Hitler's former maid recalls life in the fuhrer's private estate

Elizabeth Kalhammer, now 92, worked at Hitler's private estate from 1943 to 1945.

December 13, 2016 14:58
2 minute read.

Former maid to Adolf Hitler interview with Israeli media on life at private estate‏

Former maid to Adolf Hitler interview with Israeli media on life at private estate‏


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What was it like to serve one of the most evil people in history? Elisabeth Kalhammer knows firsthand. When she was 19-years-old, Kalhammer began working at the Berghof, Adolf Hitler's private Bavarian Alps estate in the town of Obersalzberg, Germany. For two years, she worked as a maid, serving Hitler and his mistress Eva Braun.

Now 92-years-old, she has largely kept her former job a secret for the past 70 years. However, she has opened up in recent years and her interview with the Israel Broadcasting Corporation (set to replace the Israel Broadcasting Authority), premiered last week.

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Kalhammer said that her job at the estate was considered a high distinction, especially since she grew up poor in a small Austrian town.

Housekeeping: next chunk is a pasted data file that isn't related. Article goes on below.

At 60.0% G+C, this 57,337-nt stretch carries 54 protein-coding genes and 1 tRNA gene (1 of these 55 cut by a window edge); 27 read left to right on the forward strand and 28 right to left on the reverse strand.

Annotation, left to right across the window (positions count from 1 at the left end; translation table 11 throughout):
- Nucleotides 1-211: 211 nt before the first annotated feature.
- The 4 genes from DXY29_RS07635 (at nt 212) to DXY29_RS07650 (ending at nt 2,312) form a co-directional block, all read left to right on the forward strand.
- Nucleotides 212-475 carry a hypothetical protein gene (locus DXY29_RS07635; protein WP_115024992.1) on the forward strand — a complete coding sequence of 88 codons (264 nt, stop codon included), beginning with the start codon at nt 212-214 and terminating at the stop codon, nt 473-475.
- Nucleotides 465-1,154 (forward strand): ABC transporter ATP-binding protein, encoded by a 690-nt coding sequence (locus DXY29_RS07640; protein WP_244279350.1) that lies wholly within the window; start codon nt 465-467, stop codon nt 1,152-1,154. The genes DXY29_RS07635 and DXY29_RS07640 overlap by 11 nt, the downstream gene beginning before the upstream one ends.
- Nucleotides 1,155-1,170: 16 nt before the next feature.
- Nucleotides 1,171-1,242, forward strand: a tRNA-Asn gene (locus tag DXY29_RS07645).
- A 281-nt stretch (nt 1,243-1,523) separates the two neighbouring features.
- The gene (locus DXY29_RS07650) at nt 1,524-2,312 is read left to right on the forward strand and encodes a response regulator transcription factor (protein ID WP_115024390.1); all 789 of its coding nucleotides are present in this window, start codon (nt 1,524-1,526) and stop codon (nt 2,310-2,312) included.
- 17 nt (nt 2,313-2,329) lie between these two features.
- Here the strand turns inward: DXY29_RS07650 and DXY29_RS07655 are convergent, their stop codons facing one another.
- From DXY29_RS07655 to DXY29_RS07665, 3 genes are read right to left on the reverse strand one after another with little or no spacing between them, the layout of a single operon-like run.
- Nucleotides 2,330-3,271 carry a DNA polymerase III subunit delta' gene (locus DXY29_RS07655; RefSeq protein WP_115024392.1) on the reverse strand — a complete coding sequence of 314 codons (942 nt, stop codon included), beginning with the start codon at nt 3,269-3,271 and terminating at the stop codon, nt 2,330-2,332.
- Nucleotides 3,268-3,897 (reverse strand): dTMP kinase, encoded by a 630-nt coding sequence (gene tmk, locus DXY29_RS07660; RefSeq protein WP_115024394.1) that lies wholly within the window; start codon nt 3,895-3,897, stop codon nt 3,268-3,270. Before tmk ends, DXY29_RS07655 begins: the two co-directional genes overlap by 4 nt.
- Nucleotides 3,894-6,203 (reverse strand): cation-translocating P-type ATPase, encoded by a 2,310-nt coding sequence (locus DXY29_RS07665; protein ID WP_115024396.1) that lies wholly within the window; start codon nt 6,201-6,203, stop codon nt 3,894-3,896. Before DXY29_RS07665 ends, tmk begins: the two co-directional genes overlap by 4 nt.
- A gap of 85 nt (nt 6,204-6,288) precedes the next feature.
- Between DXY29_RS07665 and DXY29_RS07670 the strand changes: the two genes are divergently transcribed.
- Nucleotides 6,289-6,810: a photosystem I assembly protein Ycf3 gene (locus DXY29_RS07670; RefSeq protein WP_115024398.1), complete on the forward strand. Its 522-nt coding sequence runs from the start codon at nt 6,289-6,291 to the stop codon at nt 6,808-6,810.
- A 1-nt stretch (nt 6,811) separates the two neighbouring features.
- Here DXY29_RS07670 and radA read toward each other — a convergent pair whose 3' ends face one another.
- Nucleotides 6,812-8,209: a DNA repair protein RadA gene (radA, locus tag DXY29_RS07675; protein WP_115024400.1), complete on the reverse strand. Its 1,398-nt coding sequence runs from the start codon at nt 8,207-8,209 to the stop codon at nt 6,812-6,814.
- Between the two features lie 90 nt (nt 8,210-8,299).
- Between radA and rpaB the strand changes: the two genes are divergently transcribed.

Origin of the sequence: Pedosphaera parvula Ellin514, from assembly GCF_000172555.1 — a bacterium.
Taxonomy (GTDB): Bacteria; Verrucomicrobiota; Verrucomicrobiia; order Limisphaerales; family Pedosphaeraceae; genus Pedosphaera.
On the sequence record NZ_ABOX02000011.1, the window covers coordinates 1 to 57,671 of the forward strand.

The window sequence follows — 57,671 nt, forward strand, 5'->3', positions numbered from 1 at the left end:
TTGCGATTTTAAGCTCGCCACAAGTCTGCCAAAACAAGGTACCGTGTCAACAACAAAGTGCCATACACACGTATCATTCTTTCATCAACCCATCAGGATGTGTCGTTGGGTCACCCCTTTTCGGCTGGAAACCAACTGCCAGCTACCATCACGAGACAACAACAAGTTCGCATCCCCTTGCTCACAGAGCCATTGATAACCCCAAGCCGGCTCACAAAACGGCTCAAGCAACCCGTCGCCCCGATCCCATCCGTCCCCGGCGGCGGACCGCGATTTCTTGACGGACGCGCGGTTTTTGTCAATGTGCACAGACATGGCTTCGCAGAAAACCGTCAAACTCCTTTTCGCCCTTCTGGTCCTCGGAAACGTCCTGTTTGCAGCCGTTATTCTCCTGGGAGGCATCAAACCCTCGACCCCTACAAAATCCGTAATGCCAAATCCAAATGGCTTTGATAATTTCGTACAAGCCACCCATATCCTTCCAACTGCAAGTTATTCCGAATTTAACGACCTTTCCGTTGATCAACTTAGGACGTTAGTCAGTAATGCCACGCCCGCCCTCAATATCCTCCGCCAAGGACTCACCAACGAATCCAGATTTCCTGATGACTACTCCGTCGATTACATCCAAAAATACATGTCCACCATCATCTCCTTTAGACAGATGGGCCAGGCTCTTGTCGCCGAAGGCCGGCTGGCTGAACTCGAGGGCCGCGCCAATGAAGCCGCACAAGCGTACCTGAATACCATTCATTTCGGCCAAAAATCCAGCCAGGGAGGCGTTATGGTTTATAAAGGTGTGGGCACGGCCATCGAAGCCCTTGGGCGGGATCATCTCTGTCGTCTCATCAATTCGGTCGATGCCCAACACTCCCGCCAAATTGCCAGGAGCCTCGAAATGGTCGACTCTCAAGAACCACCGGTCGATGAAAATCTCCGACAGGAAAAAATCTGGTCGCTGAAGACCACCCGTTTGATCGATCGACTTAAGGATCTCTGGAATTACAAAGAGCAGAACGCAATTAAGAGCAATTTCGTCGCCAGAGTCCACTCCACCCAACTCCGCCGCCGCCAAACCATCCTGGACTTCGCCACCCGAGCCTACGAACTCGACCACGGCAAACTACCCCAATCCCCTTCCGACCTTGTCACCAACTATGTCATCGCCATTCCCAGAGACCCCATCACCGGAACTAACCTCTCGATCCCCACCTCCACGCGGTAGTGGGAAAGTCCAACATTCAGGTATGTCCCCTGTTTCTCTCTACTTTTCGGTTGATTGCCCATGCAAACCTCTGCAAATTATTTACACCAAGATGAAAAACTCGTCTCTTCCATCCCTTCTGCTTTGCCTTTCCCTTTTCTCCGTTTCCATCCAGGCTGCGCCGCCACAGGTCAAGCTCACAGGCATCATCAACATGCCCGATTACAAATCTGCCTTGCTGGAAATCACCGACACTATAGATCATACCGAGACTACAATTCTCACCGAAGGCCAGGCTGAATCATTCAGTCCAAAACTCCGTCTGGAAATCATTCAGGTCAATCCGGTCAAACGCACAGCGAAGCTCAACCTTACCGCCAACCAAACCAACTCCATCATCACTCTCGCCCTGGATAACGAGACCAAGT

The estate itself was decorated in what she described as an "ancient German style." Every day, staff would have to personally greet Eva Braun in their uniforms designed by her, saying "Heil, kind lady" and giving a Nazi salute.

She described how Hitler "never woke up before 2:00 p.m. and never went to sleep before 4:00 a.m."

His life at the resort centered around a series of late lavish dinners beginning around 10:00 p.m.,  where 10 to 15 guests were hosted nightly. Kalhammer said of the meals that she "never tasted food so delicious," recalling how staff would eat the leftovers.

Despite the large meals, she said that Hitler would often wake up in the middle of the night to eat a type of cake called "Fuhrer Cake."

Near the end of World War II, she recalls watching him from the estate window and how he "just stood there... broken. Bent. He walked so slowly." After an assassination attempt against him near the end of the war, Hitler stopped going to the Berghof. 

As allied forces encroached, Kalhammer and other staff members were certain they would be killed and even wrote goodbye letters to their families. Eventually, she and a friend abandoned their jobs in the middle of the night and returned home.

Though at the time she was immensely proud, she noted that it "doesn't mean that I was proud about the other things. I didn't understand at the time." Indeed, the Berghof was a site where Hitler would conduct meetings and make decisions regarding World War II and the Holocaust. With tears in her eyes, Kalhammer said that she only learned about the horrors of the Holocaust upon returning to her hometown.

The estate was eventually destroyed by allied forces, in an attempt to prevent it from becoming a neo-Nazi shrine. A plaque stands in its place today.

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